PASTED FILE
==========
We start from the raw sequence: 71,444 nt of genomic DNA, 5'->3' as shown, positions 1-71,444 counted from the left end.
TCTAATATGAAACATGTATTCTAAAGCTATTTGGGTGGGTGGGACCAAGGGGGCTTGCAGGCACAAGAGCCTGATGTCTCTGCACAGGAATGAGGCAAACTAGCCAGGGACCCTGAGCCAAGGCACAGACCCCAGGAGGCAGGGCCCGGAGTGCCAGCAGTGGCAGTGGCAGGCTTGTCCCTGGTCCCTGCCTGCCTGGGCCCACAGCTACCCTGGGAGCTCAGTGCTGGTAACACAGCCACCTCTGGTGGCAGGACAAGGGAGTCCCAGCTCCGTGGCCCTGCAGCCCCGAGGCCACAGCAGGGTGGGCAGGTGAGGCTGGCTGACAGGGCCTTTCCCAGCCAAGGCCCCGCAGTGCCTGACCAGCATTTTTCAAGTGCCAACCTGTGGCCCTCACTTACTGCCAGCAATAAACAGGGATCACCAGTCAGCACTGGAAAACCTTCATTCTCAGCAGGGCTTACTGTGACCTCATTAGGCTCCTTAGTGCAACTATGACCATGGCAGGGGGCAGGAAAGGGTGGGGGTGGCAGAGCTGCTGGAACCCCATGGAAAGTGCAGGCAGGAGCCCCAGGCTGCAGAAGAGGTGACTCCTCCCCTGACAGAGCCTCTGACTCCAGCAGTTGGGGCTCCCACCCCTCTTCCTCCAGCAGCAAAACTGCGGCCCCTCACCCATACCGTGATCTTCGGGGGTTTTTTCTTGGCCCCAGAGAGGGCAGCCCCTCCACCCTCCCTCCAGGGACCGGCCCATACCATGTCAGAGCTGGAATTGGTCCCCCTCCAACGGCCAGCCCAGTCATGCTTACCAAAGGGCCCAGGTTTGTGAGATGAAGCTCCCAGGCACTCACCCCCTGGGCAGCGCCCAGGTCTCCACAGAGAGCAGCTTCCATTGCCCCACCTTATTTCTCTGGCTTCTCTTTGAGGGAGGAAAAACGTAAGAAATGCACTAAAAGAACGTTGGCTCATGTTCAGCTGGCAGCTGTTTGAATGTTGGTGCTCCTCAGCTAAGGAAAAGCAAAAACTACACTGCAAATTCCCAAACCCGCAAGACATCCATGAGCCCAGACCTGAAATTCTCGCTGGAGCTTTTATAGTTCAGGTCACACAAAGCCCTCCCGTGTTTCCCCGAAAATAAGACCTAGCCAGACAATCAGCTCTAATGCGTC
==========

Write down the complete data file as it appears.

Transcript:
We start from the raw sequence: 71,444 nt of genomic DNA, 5'->3' as shown, positions 1-71,444 counted from the left end.
TCTAATATGAAACATGTATTCTAAAGCTATTTGGGTGGGTGGGACCAAGGGGGCTTGCAGGCACAAGAGCCTGATGTCTCTGCACAGGAATGAGGCAAACTAGCCAGGGACCCTGAGCCAAGGCACAGACCCCAGGAGGCAGGGCCCGGAGTGCCAGCAGTGGCAGTGGCAGGCTTGTCCCTGGTCCCTGCCTGCCTGGGCCCACAGCTACCCTGGGAGCTCAGTGCTGGTAACACAGCCACCTCTGGTGGCAGGACAAGGGAGTCCCAGCTCCGTGGCCCTGCAGCCCCGAGGCCACAGCAGGGTGGGCAGGTGAGGCTGGCTGACAGGGCCTTTCCCAGCCAAGGCCCCGCAGTGCCTGACCAGCATTTTTCAAGTGCCAACCTGTGGCCCTCACTTACTGCCAGCAATAAACAGGGATCACCAGTCAGCACTGGAAAACCTTCATTCTCAGCAGGGCTTACTGTGACCTCATTAGGCTCCTTAGTGCAACTATGACCATGGCAGGGGGCAGGAAAGGGTGGGGGTGGCAGAGCTGCTGGAACCCCATGGAAAGTGCAGGCAGGAGCCCCAGGCTGCAGAAGAGGTGACTCCTCCCCTGACAGAGCCTCTGACTCCAGCAGTTGGGGCTCCCACCCCTCTTCCTCCAGCAGCAAAACTGCGGCCCCTCACCCATACCGTGATCTTCGGGGGTTTTTTCTTGGCCCCAGAGAGGGCAGCCCCTCCACCCTCCCTCCAGGGACCGGCCCATACCATGTCAGAGCTGGAATTGGTCCCCCTCCAACGGCCAGCCCAGTCATGCTTACCAAAGGGCCCAGGTTTGTGAGATGAAGCTCCCAGGCACTCACCCCCTGGGCAGCGCCCAGGTCTCCACAGAGAGCAGCTTCCATTGCCCCACCTTATTTCTCTGGCTTCTCTTTGAGGGAGGAAAAACGTAAGAAATGCACTAAAAGAACGTTGGCTCATGTTCAGCTGGCAGCTGTTTGAATGTTGGTGCTCCTCAGCTAAGGAAAAGCAAAAACTACACTGCAAATTCCCAAACCCGCAAGACATCCATGAGCCCAGACCTGAAATTCTCGCTGGAGCTTTTATAGTTCAGGTCACACAAAGCCCTCCCGTGTTTCCCCGAAAATAAGACCTAGCCAGACAATCAGCTCTAATGCGTC